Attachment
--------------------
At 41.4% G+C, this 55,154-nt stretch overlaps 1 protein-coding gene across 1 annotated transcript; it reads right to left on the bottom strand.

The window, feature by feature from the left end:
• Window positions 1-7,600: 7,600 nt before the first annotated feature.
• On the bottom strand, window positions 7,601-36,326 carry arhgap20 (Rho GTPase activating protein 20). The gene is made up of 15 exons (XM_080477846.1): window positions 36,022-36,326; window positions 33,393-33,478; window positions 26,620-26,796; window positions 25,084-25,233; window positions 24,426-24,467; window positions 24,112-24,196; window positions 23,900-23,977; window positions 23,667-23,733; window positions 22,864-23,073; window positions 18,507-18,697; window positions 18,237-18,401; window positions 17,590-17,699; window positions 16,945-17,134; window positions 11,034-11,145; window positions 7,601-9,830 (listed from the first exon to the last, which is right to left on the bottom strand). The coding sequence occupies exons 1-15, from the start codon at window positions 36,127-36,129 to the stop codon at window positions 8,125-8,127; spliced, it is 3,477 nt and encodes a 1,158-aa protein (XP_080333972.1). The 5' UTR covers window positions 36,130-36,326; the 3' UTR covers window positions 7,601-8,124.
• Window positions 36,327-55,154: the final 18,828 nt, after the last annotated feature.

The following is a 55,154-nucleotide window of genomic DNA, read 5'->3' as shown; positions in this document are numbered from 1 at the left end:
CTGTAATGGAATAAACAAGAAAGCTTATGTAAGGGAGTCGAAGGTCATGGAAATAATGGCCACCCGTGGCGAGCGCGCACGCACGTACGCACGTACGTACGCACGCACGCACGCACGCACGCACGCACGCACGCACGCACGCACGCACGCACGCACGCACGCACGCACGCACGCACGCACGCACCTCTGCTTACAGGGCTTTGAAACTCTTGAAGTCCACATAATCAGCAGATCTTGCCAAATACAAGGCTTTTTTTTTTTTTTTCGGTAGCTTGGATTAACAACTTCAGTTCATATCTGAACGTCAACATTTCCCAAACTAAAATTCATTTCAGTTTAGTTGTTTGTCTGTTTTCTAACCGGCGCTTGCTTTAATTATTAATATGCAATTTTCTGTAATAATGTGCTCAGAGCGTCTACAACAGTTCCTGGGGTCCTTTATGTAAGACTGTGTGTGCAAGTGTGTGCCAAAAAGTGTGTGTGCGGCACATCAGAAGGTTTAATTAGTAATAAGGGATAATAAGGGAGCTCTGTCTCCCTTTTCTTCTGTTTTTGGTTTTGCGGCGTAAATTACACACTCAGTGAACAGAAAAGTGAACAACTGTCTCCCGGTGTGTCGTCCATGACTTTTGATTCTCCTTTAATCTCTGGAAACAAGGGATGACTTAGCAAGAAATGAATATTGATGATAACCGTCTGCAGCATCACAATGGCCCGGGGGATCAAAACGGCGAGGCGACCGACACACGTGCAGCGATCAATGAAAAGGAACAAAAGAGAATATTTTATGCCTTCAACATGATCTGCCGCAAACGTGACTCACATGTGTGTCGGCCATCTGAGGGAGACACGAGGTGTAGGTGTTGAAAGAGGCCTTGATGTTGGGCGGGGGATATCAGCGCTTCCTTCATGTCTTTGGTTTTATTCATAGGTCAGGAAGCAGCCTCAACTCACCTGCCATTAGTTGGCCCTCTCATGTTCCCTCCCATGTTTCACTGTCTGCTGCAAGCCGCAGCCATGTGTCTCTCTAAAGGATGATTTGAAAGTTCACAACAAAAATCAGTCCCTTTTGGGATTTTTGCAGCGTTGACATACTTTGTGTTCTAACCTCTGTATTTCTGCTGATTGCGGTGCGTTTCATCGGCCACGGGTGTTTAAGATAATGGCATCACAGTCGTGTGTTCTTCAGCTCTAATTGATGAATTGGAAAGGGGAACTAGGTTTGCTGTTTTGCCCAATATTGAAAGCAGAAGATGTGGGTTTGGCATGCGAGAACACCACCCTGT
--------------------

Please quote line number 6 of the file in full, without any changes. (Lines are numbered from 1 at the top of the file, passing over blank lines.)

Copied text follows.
The following is a 55,154-nucleotide window of genomic DNA, read 5'->3' as shown; positions in this document are numbered from 1 at the left end: